After living in Europe, I really knew how to work with other people that thought differently than I did. I was in Spain for two years and Italy for another two, which was absolutely incredible. I did go to Europe to discern, I just wasn’t a religious the whole time that I was there. Part of the time, I worked for a news agency translating from Spanish to English. It was very humbling because my co-worker was a man whose first language was Portuguese, and he was translating from Spanish to English. We would check each other’s work, and he would correct MY grammar. He was translating from one foreign language to another and he was correcting me in my first language! It is just incredible how smart some people are.

Another amazing thing was being able to help with an organization called Aide to the Church in Need. I was in charge of working the camera or doing the interviewing, so I was able to meet some spectacular people. Being able to see and learn from so many individuals from all walks of life was a very moving experience. The most memorable was a man I interviewed who was from Iraq, who wouldn’t let us take a headshot. He was afraid for the safety of his family back in Iraq, so we had to take many precautions. It made it very real that people are living much differently than we are.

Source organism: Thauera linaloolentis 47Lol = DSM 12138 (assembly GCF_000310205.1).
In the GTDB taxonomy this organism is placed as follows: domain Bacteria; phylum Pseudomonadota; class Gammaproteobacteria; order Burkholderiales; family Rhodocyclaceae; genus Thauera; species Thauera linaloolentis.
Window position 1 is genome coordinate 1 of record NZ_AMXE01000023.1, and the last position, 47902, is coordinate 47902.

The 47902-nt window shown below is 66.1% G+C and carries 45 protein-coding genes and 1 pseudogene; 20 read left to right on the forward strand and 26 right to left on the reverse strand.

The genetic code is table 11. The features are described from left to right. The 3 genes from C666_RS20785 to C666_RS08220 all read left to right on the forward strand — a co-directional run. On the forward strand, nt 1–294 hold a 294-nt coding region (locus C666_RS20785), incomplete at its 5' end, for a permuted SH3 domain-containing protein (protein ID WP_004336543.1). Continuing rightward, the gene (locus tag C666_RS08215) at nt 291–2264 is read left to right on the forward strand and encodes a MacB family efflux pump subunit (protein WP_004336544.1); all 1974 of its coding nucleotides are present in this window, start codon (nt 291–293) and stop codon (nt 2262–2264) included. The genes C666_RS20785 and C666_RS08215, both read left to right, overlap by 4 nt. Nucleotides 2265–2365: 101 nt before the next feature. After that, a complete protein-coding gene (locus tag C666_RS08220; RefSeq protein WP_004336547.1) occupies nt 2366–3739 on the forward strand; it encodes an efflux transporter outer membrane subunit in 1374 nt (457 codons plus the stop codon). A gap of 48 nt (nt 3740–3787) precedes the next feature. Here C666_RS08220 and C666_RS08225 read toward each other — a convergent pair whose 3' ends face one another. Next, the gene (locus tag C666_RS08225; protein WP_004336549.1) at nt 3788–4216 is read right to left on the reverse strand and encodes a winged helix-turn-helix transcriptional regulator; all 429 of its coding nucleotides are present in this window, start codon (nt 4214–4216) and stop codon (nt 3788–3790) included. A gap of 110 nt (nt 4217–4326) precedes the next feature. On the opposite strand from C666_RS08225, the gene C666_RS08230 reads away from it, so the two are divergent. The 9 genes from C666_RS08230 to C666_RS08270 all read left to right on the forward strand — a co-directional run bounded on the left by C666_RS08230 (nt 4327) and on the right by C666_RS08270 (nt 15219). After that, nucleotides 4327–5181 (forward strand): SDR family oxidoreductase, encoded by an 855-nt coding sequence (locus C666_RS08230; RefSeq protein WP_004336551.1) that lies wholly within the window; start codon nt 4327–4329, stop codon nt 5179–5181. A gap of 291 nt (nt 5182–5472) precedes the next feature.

What are your plans for the summer?

I was told about a few different summer intensive Russian language programs when I spoke to Georgetown about grad-school, so I applied to a few of them and got in! The program that I will be participating in this summer is through Arizona State University, so I will be spending the summer in Phoenix! I was blessed to receive a scholarship too, which of course always pulls you closer to something. The neat thing about the program is that 8 weeks of learning will take place in Phoenix and for the last 4 weeks, we will be in Kyrgyzstan! I am super excited about that! Kyrgyzstan isn’t part of Russia, but it used to be, so it has very deep cultural Russian roots. The London School of Languages and Cultures has a satellite school in Bishkek, which is the capitol of Kyrgyzstan. That is where the intensive study will take place and we will be living with host families as well, in order to get the immersion aspect. Every weekend we will do an excursion to a different part of the country, which will allow us to see quite a few cultural sites. I am so excited because I know that this will help me to understand Russia from a different point of view.